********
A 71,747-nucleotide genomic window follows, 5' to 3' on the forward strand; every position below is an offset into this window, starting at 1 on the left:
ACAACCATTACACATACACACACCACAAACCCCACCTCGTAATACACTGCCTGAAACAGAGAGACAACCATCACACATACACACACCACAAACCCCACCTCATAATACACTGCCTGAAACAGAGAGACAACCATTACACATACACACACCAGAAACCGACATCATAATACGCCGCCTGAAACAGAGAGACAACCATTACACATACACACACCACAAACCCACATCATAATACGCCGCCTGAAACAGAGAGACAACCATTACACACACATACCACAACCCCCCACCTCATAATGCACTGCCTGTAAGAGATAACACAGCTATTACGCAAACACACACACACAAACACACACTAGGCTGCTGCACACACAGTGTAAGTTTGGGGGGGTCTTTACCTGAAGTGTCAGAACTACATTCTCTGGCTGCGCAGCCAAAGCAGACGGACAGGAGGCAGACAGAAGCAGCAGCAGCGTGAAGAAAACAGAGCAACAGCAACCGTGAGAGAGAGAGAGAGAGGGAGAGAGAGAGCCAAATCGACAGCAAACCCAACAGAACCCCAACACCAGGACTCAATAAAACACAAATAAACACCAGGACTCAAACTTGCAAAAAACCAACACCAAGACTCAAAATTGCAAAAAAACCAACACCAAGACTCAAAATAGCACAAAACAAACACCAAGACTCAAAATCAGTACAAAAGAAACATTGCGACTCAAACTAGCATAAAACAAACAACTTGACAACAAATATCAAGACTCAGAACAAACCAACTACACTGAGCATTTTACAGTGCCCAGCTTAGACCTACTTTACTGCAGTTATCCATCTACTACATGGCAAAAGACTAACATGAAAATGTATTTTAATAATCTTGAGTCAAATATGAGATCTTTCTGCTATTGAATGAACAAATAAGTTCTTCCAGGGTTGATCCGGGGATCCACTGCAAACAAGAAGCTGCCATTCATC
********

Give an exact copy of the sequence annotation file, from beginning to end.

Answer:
A 71,747-nucleotide genomic window follows, 5' to 3' on the forward strand; every position below is an offset into this window, starting at 1 on the left:
ACAACCATTACACATACACACACCACAAACCCCACCTCGTAATACACTGCCTGAAACAGAGAGACAACCATCACACATACACACACCACAAACCCCACCTCATAATACACTGCCTGAAACAGAGAGACAACCATTACACATACACACACCAGAAACCGACATCATAATACGCCGCCTGAAACAGAGAGACAACCATTACACATACACACACCACAAACCCACATCATAATACGCCGCCTGAAACAGAGAGACAACCATTACACACACATACCACAACCCCCCACCTCATAATGCACTGCCTGTAAGAGATAACACAGCTATTACGCAAACACACACACACAAACACACACTAGGCTGCTGCACACACAGTGTAAGTTTGGGGGGGTCTTTACCTGAAGTGTCAGAACTACATTCTCTGGCTGCGCAGCCAAAGCAGACGGACAGGAGGCAGACAGAAGCAGCAGCAGCGTGAAGAAAACAGAGCAACAGCAACCGTGAGAGAGAGAGAGAGAGGGAGAGAGAGAGCCAAATCGACAGCAAACCCAACAGAACCCCAACACCAGGACTCAATAAAACACAAATAAACACCAGGACTCAAACTTGCAAAAAACCAACACCAAGACTCAAAATTGCAAAAAAACCAACACCAAGACTCAAAATAGCACAAAACAAACACCAAGACTCAAAATCAGTACAAAAGAAACATTGCGACTCAAACTAGCATAAAACAAACAACTTGACAACAAATATCAAGACTCAGAACAAACCAACTACACTGAGCATTTTACAGTGCCCAGCTTAGACCTACTTTACTGCAGTTATCCATCTACTACATGGCAAAAGACTAACATGAAAATGTATTTTAATAATCTTGAGTCAAATATGAGATCTTTCTGCTATTGAATGAACAAATAAGTTCTTCCAGGGTTGATCCGGGGATCCACTGCAAACAAGAAGCTGCCATTCATC